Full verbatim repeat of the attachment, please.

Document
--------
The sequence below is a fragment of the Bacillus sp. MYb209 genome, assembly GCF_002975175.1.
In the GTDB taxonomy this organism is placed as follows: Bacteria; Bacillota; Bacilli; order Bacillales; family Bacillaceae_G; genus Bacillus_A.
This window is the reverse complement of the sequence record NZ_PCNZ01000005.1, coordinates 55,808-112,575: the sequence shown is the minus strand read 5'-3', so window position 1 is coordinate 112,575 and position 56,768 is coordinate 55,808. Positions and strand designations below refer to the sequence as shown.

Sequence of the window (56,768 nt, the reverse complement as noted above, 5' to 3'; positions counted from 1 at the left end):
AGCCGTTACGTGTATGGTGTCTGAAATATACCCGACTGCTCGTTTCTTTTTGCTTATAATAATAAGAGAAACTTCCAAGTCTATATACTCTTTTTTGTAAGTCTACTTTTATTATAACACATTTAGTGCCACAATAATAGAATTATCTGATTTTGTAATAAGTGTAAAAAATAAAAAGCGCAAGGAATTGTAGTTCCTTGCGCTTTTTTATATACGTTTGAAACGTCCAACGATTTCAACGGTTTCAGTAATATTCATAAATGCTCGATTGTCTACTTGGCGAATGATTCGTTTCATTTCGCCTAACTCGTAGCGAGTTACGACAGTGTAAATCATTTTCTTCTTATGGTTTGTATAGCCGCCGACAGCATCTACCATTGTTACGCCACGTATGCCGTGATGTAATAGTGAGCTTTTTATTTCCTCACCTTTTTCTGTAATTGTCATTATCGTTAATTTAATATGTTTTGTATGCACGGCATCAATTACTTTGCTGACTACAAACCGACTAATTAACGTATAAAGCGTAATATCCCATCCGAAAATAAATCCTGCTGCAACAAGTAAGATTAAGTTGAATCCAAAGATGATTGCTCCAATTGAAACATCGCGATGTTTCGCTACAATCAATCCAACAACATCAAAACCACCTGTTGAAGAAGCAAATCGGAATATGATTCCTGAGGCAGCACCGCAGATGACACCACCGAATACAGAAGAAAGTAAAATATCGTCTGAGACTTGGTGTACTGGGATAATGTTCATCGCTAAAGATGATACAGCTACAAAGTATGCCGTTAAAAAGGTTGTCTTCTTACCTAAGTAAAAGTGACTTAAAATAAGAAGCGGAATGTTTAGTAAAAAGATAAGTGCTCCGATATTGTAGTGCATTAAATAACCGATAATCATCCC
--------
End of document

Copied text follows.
The sequence below is a fragment of the Bacillus sp. MYb209 genome, assembly GCF_002975175.1.
In the GTDB taxonomy this organism is placed as follows: Bacteria; Bacillota; Bacilli; order Bacillales; family Bacillaceae_G; genus Bacillus_A.
This window is the reverse complement of the sequence record NZ_PCNZ01000005.1, coordinates 55,808-112,575: the sequence shown is the minus strand read 5'-3', so window position 1 is coordinate 112,575 and position 56,768 is coordinate 55,808. Positions and strand designations below refer to the sequence as shown.

Sequence of the window (56,768 nt, the reverse complement as noted above, 5' to 3'; positions counted from 1 at the left end):
AGCCGTTACGTGTATGGTGTCTGAAATATACCCGACTGCTCGTTTCTTTTTGCTTATAATAATAAGAGAAACTTCCAAGTCTATATACTCTTTTTTGTAAGTCTACTTTTATTATAACACATTTAGTGCCACAATAATAGAATTATCTGATTTTGTAATAAGTGTAAAAAATAAAAAGCGCAAGGAATTGTAGTTCCTTGCGCTTTTTTATATACGTTTGAAACGTCCAACGATTTCAACGGTTTCAGTAATATTCATAAATGCTCGATTGTCTACTTGGCGAATGATTCGTTTCATTTCGCCTAACTCGTAGCGAGTTACGACAGTGTAAATCATTTTCTTCTTATGGTTTGTATAGCCGCCGACAGCATCTACCATTGTTACGCCACGTATGCCGTGATGTAATAGTGAGCTTTTTATTTCCTCACCTTTTTCTGTAATTGTCATTATCGTTAATTTAATATGTTTTGTATGCACGGCATCAATTACTTTGCTGACTACAAACCGACTAATTAACGTATAAAGCGTAATATCCCATCCGAAAATAAATCCTGCTGCAACAAGTAAGATTAAGTTGAATCCAAAGATGATTGCTCCAATTGAAACATCGCGATGTTTCGCTACAATCAATCCAACAACATCAAAACCACCTGTTGAAGAAGCAAATCGGAATATGATTCCTGAGGCAGCACCGCAGATGACACCACCGAATACAGAAGAAAGTAAAATATCGTCTGAGACTTGGTGTACTGGGATAATGTTCATCGCTAAAGATGATACAGCTACAAAGTATGCCGTTAAAAAGGTTGTCTTCTTACCTAAGTAAAAGTGACTTAAAATAAGAAGCGGAATGTTTAGTAAAAAGATAAGTGCTCCGATATTGTAGTGCATTAAATAACCGATAATCATCCC